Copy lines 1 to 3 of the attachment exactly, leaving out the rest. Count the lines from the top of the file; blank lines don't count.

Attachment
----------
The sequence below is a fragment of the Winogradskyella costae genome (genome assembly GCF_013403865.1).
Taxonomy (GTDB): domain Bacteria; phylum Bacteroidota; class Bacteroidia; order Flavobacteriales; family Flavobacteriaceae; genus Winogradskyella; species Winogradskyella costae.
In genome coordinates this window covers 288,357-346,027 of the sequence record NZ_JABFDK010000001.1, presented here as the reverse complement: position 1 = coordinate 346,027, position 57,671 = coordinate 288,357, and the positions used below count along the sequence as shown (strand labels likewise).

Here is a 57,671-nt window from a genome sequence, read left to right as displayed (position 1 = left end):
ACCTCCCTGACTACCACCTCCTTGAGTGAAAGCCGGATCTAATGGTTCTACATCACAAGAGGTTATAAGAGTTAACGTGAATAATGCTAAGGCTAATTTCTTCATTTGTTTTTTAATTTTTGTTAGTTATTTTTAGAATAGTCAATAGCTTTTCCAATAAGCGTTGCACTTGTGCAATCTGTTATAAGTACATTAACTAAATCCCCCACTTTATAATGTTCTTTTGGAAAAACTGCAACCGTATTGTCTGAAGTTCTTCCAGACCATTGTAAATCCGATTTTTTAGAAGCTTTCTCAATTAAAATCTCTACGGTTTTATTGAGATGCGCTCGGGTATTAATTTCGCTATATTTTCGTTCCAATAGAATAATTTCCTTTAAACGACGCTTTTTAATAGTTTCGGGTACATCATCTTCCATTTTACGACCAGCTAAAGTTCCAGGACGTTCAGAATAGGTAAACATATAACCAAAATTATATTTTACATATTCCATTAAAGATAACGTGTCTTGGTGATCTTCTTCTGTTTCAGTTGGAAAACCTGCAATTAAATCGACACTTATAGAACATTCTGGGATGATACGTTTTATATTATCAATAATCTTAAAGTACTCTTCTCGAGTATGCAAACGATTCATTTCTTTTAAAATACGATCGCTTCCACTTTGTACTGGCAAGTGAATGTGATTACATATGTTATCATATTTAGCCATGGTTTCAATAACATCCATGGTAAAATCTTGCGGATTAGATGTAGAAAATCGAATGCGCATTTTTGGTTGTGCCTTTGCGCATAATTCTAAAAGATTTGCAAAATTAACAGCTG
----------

The sequence below is a fragment of the Winogradskyella costae genome (genome assembly GCF_013403865.1).
Taxonomy (GTDB): domain Bacteria; phylum Bacteroidota; class Bacteroidia; order Flavobacteriales; family Flavobacteriaceae; genus Winogradskyella; species Winogradskyella costae.
In genome coordinates this window covers 288,357-346,027 of the sequence record NZ_JABFDK010000001.1, presented here as the reverse complement: position 1 = coordinate 346,027, position 57,671 = coordinate 288,357, and the positions used below count along the sequence as shown (strand labels likewise).